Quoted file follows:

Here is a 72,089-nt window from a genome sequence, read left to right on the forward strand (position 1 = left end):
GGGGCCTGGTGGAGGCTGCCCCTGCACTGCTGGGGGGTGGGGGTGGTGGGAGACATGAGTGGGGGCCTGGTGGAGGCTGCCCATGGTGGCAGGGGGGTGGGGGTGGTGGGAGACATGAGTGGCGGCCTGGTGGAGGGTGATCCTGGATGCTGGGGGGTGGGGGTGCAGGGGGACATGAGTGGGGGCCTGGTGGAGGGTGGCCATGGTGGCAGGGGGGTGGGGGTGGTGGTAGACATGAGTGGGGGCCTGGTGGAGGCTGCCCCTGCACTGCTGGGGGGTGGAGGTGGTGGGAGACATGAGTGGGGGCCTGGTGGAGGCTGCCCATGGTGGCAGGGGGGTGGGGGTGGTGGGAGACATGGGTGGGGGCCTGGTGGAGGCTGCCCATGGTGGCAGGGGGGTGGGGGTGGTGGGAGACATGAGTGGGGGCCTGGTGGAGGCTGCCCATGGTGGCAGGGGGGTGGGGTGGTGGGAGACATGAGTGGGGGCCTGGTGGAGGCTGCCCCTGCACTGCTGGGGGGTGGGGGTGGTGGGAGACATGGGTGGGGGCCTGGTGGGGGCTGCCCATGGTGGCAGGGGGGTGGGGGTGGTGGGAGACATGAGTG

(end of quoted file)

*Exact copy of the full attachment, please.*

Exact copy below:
Here is a 72,089-nt window from a genome sequence, read left to right on the forward strand (position 1 = left end):
GGGGCCTGGTGGAGGCTGCCCCTGCACTGCTGGGGGGTGGGGGTGGTGGGAGACATGAGTGGGGGCCTGGTGGAGGCTGCCCATGGTGGCAGGGGGGTGGGGGTGGTGGGAGACATGAGTGGCGGCCTGGTGGAGGGTGATCCTGGATGCTGGGGGGTGGGGGTGCAGGGGGACATGAGTGGGGGCCTGGTGGAGGGTGGCCATGGTGGCAGGGGGGTGGGGGTGGTGGTAGACATGAGTGGGGGCCTGGTGGAGGCTGCCCCTGCACTGCTGGGGGGTGGAGGTGGTGGGAGACATGAGTGGGGGCCTGGTGGAGGCTGCCCATGGTGGCAGGGGGGTGGGGGTGGTGGGAGACATGGGTGGGGGCCTGGTGGAGGCTGCCCATGGTGGCAGGGGGGTGGGGGTGGTGGGAGACATGAGTGGGGGCCTGGTGGAGGCTGCCCATGGTGGCAGGGGGGTGGGGTGGTGGGAGACATGAGTGGGGGCCTGGTGGAGGCTGCCCCTGCACTGCTGGGGGGTGGGGGTGGTGGGAGACATGGGTGGGGGCCTGGTGGGGGCTGCCCATGGTGGCAGGGGGGTGGGGGTGGTGGGAGACATGAGTG